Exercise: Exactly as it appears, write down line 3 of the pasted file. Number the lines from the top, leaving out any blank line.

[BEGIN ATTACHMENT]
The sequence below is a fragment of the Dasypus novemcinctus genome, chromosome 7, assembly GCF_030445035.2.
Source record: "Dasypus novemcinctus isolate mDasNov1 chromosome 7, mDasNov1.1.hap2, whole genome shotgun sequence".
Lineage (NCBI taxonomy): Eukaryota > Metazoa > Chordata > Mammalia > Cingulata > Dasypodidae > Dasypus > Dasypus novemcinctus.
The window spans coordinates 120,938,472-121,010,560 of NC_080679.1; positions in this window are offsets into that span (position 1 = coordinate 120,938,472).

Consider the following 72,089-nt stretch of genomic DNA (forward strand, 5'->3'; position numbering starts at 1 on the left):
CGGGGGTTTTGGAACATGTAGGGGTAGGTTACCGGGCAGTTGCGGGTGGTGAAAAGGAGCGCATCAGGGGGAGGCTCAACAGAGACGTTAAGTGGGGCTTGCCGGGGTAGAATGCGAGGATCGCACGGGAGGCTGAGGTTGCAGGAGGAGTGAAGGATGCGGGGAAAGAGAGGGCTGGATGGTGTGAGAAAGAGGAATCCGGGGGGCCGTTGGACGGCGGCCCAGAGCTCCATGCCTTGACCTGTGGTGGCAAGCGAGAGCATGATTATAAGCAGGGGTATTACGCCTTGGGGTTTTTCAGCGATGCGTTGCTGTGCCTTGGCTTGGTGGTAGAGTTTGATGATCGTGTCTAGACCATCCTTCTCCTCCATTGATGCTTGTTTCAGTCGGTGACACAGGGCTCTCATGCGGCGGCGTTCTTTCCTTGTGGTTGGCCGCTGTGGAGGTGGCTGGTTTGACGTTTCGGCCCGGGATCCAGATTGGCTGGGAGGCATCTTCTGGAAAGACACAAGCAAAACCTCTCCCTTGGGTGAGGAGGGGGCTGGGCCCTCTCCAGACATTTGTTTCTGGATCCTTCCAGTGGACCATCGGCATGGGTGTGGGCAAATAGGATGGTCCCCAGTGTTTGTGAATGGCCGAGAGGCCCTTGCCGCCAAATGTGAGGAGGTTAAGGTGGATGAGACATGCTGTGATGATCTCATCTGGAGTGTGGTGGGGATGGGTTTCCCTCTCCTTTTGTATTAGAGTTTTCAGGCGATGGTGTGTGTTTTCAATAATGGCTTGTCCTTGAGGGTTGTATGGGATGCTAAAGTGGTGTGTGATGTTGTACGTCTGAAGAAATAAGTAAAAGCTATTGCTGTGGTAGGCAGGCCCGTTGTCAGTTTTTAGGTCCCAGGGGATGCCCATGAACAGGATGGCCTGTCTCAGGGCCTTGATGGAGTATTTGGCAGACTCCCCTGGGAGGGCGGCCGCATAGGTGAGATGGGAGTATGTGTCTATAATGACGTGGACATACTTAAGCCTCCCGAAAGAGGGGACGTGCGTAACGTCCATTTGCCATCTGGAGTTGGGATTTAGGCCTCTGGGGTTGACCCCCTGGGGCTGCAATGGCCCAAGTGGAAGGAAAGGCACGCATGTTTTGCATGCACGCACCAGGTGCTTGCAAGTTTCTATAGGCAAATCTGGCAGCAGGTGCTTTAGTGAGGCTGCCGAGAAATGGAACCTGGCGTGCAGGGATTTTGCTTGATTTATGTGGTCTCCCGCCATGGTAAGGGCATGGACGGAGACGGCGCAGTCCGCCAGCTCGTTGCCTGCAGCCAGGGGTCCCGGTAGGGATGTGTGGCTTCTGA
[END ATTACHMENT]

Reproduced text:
Lineage (NCBI taxonomy): Eukaryota > Metazoa > Chordata > Mammalia > Cingulata > Dasypodidae > Dasypus > Dasypus novemcinctus.